In attempting an interpretation of the book of Daniel, the principle has been followed of interpreting prophecy in its normal sense while, at the same time, recognizing the apocalyptic character of its revelation. Full attention is given to the critical theories which regard Daniel as a forgery. The denial of the authenticity of the book of Daniel is refuted by internal evidence and archeological discoveries which support the genuineness of the prophecies of Daniel.

To avoid constant repetition of the English translation, the Authorized Version is quoted at the beginning of each section. Where the Authorized Version requires revision to bring out the precise meaning, attention is called to such variations. The Hebrew and English Lexicon of the Old Testament by Brown, Driver, and Briggs was used as a standard dictionary, although others are quoted. Principal sources include the commentaries by Montgomery, representing the modern critical view, Keil, expounding the old conservative view, and Edward Young and Leupold who support conservative amillennial scholarship. All students of Daniel must confess their debt to these monumental works. Acknowledgement is made to all publishers of copyrighted material for their gracious permission to quote representative portions.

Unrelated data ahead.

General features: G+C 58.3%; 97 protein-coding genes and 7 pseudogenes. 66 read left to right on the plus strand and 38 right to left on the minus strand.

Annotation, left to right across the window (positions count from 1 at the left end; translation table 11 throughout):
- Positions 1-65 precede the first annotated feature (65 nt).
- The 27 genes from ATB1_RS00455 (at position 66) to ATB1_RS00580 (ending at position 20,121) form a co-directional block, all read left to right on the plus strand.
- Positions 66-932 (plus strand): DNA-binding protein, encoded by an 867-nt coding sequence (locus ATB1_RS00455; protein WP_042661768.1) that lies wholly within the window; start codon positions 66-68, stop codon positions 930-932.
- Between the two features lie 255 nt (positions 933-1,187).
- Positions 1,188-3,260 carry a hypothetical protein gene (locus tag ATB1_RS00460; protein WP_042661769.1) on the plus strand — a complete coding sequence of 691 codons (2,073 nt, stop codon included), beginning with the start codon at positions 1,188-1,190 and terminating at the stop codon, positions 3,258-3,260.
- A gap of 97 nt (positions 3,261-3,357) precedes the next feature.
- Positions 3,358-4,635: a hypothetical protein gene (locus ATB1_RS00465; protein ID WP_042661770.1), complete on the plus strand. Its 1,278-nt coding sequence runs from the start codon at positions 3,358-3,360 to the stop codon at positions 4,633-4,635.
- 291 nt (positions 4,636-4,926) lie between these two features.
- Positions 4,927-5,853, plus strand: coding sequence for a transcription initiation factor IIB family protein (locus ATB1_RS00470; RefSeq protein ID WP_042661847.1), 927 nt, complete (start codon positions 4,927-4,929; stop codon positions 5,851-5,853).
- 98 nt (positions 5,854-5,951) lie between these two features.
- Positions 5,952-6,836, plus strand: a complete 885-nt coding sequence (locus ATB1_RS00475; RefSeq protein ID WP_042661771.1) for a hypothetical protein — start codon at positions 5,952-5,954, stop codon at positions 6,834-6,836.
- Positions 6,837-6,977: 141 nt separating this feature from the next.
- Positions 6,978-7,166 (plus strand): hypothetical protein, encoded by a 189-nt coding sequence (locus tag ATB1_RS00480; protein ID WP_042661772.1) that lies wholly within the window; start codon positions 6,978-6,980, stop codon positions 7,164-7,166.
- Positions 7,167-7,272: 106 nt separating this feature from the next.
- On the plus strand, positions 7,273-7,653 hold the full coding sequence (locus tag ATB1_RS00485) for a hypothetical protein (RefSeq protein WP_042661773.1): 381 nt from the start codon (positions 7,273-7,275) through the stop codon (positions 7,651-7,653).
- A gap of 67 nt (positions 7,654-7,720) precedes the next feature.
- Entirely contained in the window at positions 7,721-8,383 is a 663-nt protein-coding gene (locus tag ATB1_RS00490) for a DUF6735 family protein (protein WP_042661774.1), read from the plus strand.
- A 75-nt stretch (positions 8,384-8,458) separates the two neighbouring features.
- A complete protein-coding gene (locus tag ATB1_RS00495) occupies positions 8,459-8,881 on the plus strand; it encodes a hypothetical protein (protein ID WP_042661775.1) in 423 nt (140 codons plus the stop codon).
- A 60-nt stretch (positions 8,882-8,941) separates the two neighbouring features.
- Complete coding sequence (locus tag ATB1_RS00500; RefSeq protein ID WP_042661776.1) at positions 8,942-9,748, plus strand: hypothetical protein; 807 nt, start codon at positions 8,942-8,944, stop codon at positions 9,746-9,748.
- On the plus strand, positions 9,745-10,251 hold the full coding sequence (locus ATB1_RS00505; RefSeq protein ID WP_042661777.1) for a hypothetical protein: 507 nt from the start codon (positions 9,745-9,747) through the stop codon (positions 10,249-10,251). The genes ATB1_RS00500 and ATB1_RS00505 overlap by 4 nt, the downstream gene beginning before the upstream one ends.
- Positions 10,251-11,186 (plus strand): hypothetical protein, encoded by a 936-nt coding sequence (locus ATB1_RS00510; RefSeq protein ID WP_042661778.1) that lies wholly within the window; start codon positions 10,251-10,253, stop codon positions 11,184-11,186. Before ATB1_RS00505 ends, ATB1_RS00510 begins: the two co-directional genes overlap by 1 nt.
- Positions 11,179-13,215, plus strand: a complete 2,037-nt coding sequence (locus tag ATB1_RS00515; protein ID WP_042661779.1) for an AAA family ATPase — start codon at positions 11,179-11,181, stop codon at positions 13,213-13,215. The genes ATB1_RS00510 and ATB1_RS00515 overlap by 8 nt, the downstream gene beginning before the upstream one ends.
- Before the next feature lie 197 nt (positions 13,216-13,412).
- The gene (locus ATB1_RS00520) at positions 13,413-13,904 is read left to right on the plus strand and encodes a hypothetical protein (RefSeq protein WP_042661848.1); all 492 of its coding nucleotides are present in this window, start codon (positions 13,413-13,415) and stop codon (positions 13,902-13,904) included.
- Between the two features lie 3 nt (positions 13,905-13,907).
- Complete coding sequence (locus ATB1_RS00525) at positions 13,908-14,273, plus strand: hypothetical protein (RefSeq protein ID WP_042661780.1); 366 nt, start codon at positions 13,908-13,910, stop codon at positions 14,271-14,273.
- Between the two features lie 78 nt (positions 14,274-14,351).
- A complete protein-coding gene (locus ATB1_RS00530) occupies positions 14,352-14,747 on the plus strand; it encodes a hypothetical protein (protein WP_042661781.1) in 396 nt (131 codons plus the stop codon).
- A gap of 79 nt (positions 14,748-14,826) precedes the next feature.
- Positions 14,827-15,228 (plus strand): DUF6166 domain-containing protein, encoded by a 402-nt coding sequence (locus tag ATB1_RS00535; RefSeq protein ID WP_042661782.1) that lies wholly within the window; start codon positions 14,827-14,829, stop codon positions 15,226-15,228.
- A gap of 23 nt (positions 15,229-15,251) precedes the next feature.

In preparation of this commentary, the author has been guided by the objective to prepare a companion volume to his earlier commentary on the book of Revelation. In this new commentary on the book of Daniel, an attempt has been made to provide the careful student of the Word of God with the necessary tools and information to ascertain accurately the revelation of this important book and to relate it to systematic theology and specifically to eschatology as a whole. In the light of contemporary world events, which fit so well into the foreview of history provided in the book of Daniel, a study of this kind is most relevant to the issues of our day and, supported by other Scriptures, offers the hope that the consummation is not too distant. If the reader, through the study of this volume, has greater understanding of the divine prophetic program, more insight into contemporary events, and a brighter hope concerning things to come, the intention of the author will have been realized.

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Filed under Daily Biblical Studies for the Soul, Studies in The Book of Daniel

One response to “Preface to Daniel

  1. Pingback: The prophets | Minkyweasel World